I say this novel really isn’t a thriller because most of the book is about family and marital drama. Both Abby and Nate have their issues, as do Liam and his wife Nancy. And things get really complicated when you throw them all in the same room together. I enjoyed these elements and the way McKinnon looks at relationships and the way they can change (or not) over time. I will say that I’m not sure I actually liked any of the characters… except for Nate, I kind of found myself actively disliking most of them by the end. But I’m not opposed at all to unlikeable characters, and I thought they were all well done here. McKinnon did a good job writing from the perspective of each character and giving them their own personalities. Each one is just a little bit unreliable, but I never felt like we were falling into the tropes of that technique.

I will be honest… I had the plots and the twists figured out from the beginning. For me, that wasn’t a bad thing, because it meant that the big reveals at the end were believable. Often in thrillers, I think the author is trying so hard to take the reader by surprise that the ending is completely unrealistic for the rest of the story. I didn’t think that at all with this one. I thought the “twists” were well timed, and were believable without being too obvious to be boring. Yes, I figured it out, but I liked that I liked seeing that I was correct in my hunches.

Now when I say I had it all figured out, I don’t mean that I saw the actual ending coming.

Because WHAT.

The event that actually happened at the end was a complete and total jaw-dropping surprise for me. I’m not completely sure how I feel about it. Part of me thinks it had to happen that way, for certain things to come to light. And then another part of me things it was sort of an easy way out. I can’t quite figure out which way I’m leaning… but it is absolutely an ending I will be thinking about for a while, and so in that sense I think it was well done.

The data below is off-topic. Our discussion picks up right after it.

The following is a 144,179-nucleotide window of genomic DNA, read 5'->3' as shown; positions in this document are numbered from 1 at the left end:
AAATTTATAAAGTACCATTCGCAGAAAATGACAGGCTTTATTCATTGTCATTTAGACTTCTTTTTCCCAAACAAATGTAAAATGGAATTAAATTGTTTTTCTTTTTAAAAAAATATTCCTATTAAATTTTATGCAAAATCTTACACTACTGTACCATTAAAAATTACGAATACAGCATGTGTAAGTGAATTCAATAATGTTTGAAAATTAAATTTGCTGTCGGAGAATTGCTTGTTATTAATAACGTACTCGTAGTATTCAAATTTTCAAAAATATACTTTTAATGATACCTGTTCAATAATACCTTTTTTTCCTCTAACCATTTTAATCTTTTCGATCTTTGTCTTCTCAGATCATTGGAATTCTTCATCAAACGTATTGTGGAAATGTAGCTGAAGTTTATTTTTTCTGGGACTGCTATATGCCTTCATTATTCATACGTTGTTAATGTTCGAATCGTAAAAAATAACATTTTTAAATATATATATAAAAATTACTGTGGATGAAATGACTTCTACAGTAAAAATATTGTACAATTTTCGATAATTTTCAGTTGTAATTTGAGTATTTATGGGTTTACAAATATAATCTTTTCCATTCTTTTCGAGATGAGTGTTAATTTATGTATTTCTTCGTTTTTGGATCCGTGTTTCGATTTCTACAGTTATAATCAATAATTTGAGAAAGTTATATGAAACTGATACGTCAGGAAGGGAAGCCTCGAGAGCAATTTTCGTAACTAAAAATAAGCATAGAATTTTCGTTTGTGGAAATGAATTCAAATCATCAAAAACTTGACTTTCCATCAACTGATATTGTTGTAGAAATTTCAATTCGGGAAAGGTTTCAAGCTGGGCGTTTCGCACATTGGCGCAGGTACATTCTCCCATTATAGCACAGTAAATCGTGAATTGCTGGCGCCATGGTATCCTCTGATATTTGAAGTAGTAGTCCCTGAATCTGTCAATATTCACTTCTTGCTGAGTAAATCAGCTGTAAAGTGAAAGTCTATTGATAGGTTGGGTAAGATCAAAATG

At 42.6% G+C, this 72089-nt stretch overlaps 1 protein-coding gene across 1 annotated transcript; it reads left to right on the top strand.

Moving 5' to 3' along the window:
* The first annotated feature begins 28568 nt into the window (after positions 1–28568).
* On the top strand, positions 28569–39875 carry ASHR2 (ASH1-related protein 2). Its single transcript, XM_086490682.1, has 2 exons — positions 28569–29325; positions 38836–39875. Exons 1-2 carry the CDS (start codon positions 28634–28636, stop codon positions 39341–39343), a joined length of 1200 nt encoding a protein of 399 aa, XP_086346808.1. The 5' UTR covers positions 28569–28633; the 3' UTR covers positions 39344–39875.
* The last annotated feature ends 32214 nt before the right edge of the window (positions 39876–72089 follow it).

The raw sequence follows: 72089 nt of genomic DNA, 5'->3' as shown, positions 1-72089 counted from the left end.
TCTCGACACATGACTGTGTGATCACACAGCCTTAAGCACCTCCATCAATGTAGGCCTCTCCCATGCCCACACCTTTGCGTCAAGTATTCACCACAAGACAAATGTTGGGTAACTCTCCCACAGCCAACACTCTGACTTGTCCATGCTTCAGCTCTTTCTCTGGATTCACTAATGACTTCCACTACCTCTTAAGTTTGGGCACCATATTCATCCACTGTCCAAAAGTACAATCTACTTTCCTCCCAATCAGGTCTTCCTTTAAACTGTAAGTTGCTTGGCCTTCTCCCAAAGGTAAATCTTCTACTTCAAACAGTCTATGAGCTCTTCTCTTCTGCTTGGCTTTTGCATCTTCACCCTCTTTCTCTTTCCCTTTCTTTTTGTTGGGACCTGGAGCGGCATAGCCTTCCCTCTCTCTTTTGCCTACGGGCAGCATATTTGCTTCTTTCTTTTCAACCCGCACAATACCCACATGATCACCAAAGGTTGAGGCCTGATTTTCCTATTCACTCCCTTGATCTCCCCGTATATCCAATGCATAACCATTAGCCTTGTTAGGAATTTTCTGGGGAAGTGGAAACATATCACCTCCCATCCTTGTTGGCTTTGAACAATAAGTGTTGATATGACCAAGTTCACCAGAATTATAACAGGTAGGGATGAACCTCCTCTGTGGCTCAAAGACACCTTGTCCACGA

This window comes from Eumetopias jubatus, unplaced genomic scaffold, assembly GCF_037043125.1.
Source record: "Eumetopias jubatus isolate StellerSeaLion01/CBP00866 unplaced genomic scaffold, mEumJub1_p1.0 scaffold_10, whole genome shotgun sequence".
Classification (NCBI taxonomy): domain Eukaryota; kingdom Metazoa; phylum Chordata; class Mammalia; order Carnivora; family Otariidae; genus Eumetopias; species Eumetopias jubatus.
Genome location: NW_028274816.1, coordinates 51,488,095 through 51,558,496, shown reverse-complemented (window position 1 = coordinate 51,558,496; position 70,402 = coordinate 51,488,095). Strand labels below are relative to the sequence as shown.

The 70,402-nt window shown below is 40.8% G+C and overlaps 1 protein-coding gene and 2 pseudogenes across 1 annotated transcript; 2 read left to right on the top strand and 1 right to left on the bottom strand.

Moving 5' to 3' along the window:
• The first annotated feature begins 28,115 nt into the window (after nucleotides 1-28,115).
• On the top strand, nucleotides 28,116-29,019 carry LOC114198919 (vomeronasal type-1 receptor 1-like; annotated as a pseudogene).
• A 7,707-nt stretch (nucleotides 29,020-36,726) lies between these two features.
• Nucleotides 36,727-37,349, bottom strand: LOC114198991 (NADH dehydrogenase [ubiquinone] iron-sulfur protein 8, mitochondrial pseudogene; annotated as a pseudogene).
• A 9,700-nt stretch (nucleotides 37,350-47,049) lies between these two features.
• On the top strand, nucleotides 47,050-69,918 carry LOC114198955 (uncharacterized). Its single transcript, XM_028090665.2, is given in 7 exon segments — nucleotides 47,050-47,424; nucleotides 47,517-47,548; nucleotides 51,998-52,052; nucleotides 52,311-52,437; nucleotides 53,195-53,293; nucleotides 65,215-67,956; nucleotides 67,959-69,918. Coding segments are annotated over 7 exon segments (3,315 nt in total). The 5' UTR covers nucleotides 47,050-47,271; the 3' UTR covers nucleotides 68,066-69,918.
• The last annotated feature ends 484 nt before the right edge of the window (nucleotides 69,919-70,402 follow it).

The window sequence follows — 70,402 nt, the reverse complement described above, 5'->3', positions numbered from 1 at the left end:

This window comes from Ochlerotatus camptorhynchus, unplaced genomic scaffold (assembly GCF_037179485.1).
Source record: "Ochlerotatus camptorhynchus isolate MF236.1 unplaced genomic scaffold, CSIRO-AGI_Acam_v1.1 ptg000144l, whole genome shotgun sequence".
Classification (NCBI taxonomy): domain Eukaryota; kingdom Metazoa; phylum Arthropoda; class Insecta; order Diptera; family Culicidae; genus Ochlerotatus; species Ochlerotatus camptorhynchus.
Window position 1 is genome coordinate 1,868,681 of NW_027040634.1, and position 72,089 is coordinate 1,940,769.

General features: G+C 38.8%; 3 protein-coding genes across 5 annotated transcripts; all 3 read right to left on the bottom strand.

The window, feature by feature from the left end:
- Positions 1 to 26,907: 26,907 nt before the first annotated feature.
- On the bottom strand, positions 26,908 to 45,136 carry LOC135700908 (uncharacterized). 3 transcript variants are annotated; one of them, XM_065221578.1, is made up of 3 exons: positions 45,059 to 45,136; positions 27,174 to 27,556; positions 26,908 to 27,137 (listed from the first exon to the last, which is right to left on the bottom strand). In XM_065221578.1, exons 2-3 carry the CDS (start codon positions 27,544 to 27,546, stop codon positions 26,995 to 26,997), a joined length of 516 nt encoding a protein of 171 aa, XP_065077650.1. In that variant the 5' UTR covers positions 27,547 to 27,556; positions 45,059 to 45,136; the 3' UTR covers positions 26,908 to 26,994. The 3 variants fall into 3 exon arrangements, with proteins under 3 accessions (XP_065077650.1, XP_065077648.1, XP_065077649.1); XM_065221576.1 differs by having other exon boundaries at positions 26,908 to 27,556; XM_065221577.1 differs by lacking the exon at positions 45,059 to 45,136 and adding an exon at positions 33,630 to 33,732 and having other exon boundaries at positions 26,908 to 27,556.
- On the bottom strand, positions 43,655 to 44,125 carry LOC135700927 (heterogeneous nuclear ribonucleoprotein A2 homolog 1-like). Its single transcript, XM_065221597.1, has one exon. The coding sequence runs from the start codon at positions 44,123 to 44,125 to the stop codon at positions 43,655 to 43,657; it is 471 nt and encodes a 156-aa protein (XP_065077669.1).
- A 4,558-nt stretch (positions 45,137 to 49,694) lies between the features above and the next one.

This was a fun read, and it made for a good distraction. It didn’t wow me, but it came a lot closer than most other books of this genre have done! I think if you’re a fan of some psychological drama/suspense types, and you like some good twists and turns, this one will be right up your alley. For me, I’m glad I gave this one a chance and I know I’ll be happy to pick up more books by Hannah Mary McKinnon in the future!


  1. I feel the exact same way about thrillers, yet like you, I continue to try them because when you find one that does work perfectly, it’s absolutely amazing! Ever since Gone Girl and Girl on the Train, I feel like the market is so saturated with psych thrillers/domestic noir (whatever you want to call it) just b/c publishers know they’ll sell, so there’s a lot of sub-par choices out there.
    The last great psych thriller I read was Emma in the Night by Wendy Walker. The ending rode that line of surprising, yet not outlandish, and still keeping with the story.

    Liked by 1 person

    1. I completely agree with you–the market has been overflowing with thrillers trying to recreate the power of an unreliable narrator. Some of them succeeded, but I feel like it’s become such an overused trope already. (And honestly I wasn’t a fan of Gone Girl to begin with… although I do think it does a better job with the unreliable narrator than most!) I did like Emma in the Night! It was one of the few in this genre that I genuinely liked from start to finish.